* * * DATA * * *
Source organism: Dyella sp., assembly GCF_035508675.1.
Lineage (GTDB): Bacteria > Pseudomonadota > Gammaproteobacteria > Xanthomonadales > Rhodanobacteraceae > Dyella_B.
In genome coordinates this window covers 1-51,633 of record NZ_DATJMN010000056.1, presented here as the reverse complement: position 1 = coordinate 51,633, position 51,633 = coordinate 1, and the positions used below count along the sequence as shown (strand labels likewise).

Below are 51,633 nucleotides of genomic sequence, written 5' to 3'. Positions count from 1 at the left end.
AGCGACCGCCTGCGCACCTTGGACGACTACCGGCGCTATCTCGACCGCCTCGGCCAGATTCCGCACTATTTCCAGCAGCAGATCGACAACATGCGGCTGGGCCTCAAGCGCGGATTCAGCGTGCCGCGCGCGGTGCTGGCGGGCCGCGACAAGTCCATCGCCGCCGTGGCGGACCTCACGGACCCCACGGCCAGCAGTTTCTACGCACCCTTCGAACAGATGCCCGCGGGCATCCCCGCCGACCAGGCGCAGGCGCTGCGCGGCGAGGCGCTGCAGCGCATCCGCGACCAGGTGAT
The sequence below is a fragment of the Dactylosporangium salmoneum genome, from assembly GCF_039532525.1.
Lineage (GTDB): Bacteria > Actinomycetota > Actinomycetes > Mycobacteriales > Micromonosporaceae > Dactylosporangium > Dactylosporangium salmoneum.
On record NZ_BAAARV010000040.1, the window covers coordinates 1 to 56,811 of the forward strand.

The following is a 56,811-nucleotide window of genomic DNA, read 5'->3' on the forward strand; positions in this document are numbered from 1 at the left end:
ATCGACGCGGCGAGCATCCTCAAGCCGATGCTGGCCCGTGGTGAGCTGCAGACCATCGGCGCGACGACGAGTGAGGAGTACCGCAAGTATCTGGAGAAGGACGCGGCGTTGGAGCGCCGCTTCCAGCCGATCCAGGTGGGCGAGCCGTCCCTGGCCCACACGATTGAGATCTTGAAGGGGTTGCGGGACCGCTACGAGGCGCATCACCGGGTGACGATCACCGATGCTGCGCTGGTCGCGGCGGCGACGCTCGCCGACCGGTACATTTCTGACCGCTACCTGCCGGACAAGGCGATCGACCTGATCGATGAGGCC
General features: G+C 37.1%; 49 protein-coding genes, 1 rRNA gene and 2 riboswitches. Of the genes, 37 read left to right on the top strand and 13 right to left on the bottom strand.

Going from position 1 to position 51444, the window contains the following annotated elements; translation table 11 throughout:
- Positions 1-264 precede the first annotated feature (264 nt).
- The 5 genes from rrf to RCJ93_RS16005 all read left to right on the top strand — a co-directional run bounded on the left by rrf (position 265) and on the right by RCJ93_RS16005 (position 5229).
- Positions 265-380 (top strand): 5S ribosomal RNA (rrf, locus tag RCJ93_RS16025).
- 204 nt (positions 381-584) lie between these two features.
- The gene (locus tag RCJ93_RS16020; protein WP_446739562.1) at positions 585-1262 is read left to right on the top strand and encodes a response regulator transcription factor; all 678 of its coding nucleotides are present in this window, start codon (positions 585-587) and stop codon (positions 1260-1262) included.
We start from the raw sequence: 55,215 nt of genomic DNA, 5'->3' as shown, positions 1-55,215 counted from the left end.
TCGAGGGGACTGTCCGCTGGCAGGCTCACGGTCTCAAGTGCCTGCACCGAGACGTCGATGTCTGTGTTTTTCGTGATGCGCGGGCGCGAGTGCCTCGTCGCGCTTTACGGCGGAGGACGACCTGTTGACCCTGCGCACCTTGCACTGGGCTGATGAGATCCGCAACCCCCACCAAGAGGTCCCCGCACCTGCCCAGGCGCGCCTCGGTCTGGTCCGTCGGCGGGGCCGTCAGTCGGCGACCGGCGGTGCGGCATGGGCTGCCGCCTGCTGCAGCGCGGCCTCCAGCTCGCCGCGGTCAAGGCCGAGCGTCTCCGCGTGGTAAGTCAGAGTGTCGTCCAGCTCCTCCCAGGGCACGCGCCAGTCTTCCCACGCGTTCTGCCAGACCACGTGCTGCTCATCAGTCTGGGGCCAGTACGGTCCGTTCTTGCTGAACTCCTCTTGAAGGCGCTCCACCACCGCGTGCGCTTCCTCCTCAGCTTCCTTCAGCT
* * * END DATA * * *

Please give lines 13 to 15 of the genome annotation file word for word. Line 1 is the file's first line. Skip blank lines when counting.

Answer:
- Positions 1-264 precede the first annotated feature (264 nt).
- The 5 genes from rrf to RCJ93_RS16005 all read left to right on the top strand — a co-directional run bounded on the left by rrf (position 265) and on the right by RCJ93_RS16005 (position 5229).
- Positions 265-380 (top strand): 5S ribosomal RNA (rrf, locus tag RCJ93_RS16025).